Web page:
random string of thoughts

i haven't posted in a while - mainly b/c i'm still getting used to making my incomplete thoughts public... (although my class is faced with these digressions on a weekly basis!).

last weekend i attended nctear in columbus. apart from freezing temps - that contrasted with the near-balmy weather we'd been having in nyc in the several days prior to my leaving the east coast - i found myself in the midst of several multilayered conversations about literacy, literacies, semiotics, language, media, technologies, space, time, and love. yes, love. (i'll return to that shortly)

as i sat in audience through keynotes and roundtable style presentations, presented two papers (one co-authored with Kathy Schultz) and participated in informal conversations, i found myself laughing on the inside at one recurring thought: if we're all asking questions upon questions, who's offerring some answers? laughing b/c harvey graff and deborah brandt began the conference by posing broad musings about exactly what is literacy? laughing b/c the two participants that kevin leander brought with him - zoe and stephen, who are a part of his ongoing research on youths' online literacy and technology practices - seemed to be lightyears ahead of their audience in terms of what it meant to engage with technologies as an everyday practice, and had us rapt with attention as the lines between their presentation and practice blurred in front of us... laughing b/c so many of us are making a life in pursuit of still more questions... and perhaps that is part of the point: what new questions can we ask? that might, i hope, lead us to engage in work/research that is then responsive to the world in which we live. or, i fear, are we engaging in all this work without paying enough mind to what carol lee reminded us of: what is all this research for?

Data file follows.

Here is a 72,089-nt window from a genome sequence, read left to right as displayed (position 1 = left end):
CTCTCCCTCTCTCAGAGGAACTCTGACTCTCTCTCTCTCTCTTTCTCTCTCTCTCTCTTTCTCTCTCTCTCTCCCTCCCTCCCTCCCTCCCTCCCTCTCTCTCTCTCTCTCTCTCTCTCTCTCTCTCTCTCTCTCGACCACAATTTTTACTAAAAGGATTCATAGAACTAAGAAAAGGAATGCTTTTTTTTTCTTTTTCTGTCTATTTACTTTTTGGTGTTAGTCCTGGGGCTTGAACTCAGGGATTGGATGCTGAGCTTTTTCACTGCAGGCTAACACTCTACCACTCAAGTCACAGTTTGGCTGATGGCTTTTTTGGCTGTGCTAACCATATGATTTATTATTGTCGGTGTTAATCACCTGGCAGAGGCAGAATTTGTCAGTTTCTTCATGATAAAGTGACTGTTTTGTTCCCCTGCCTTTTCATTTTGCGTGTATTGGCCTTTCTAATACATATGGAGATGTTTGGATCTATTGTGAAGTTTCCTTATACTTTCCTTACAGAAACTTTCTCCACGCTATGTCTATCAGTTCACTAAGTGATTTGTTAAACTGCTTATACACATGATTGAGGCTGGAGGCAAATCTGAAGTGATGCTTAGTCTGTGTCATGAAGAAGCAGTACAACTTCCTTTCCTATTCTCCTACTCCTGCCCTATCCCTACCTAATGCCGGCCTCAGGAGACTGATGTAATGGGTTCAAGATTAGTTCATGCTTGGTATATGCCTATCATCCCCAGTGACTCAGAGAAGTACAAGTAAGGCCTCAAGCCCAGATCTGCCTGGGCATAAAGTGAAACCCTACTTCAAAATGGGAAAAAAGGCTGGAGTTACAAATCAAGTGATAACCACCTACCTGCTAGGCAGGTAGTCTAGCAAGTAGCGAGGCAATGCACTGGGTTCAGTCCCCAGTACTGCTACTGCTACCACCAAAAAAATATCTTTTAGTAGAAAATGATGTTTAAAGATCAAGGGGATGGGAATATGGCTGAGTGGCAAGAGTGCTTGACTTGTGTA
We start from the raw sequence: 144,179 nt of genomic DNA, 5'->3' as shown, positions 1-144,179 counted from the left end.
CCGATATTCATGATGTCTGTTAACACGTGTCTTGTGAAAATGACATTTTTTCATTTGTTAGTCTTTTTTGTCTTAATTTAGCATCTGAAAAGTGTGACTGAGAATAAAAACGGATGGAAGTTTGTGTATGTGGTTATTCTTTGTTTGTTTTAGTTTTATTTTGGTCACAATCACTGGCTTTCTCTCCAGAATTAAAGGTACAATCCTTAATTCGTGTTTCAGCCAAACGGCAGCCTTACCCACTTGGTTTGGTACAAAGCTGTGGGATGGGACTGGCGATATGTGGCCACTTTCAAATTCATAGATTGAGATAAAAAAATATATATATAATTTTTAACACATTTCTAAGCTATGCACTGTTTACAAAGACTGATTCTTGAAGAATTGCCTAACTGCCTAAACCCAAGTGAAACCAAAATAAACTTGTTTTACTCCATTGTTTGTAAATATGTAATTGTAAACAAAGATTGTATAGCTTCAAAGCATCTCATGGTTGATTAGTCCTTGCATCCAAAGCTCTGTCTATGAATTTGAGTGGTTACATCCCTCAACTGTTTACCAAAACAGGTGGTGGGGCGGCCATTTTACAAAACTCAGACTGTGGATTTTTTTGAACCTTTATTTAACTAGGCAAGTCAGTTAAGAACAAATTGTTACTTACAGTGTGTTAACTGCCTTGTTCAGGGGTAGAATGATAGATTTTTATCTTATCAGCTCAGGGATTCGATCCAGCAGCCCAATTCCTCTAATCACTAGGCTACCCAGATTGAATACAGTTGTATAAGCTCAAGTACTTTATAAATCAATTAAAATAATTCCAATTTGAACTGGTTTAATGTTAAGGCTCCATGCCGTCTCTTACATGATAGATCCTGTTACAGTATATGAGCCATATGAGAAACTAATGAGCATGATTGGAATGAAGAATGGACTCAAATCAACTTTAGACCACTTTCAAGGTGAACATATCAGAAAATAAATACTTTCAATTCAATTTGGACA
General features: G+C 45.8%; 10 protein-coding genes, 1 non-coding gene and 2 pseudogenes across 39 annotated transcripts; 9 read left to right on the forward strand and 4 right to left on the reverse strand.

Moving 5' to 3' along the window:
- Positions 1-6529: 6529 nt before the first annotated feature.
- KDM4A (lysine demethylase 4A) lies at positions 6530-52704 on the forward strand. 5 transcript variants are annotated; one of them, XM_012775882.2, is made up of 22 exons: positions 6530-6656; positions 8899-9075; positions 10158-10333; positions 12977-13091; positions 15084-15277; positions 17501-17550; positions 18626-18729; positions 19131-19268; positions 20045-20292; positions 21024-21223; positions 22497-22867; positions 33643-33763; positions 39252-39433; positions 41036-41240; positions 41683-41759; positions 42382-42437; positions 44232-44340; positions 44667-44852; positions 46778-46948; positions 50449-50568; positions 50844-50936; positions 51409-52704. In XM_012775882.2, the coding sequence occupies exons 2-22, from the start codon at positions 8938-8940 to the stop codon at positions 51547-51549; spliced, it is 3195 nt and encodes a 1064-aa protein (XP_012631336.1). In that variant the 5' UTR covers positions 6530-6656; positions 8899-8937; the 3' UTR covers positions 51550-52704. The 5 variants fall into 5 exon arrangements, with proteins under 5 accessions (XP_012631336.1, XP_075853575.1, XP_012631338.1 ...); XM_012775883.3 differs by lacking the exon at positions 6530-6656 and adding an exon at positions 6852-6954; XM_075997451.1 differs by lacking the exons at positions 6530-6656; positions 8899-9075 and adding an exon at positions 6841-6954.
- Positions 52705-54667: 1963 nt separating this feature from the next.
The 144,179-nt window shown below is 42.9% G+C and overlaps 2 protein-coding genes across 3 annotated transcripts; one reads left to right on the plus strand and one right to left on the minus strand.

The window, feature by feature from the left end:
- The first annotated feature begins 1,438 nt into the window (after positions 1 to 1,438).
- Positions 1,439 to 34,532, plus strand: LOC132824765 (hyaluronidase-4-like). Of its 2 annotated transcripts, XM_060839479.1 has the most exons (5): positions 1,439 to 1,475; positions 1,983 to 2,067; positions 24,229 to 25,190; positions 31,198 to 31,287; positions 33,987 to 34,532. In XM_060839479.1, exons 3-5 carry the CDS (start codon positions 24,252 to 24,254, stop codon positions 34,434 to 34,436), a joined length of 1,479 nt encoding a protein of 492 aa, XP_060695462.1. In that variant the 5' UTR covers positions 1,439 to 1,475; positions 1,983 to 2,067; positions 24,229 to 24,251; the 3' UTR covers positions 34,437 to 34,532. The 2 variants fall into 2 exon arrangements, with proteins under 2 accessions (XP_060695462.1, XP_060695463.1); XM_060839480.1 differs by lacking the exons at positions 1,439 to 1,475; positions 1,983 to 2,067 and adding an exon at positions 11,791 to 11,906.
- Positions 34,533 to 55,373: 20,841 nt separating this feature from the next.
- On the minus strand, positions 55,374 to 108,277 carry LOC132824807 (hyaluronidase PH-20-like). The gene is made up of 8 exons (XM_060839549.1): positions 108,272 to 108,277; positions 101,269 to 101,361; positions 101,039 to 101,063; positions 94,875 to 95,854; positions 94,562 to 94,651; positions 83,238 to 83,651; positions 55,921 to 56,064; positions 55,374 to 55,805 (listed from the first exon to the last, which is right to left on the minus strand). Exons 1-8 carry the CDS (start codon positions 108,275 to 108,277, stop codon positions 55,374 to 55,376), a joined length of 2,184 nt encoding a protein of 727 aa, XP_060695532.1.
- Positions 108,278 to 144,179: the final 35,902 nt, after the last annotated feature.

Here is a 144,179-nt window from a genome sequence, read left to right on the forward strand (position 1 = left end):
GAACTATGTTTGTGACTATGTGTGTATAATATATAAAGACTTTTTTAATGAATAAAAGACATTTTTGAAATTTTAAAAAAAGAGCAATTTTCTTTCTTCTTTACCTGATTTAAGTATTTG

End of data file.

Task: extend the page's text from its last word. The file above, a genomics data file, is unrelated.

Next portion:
in between last weekend and this weekend, i had the opportunity to share some of my work with the teachers college community in two quite different venues. as a result i have been in email and face-to-face contact with students with whom i have been talking about the study that anchored my dissertation work. these conversations have caused me to reflect, again, on my graduate school career and the lessons learned by asking the question of for. and, has raised for me the question of what graduate schools of education are doing to support graduate students to keep the question - what am i doing this for? - at the forefront of their studies and practice. that is, how can we support research that is at once intellectually rigorous, ethical, academically responsible, and committed to social justice? or, as another colleague put it, in response to students who wondered aloud whether every day had to be about being "critical": can we afford to "take a day off"?

this weekend, i attended a few sessions of the ethnography forum at the university of pennsylvania's graduate school of education. in particular, i was moved by pauline lipman's keynote on friday evening when she spoke of "politcally engaged ethnography" and made call to action for researchers to take seriously their roles and work in the global discourses of education within this climate of war and resistance. she challenges us to take seriously and perform educational research that is political, partisan, and methodologically rigorous. she expounded eloquently on a question i have asked simply over the last several years: what counts as research/data/analysis? and whose voices/perspectives/realities are considered?

these posts always go on too long and make me wonder how they are connected to the topic of the course.. only they are - if only to remind me that we are not isolated in our work as teachers and researchers. this both a path of frustration and a sign of possibility...

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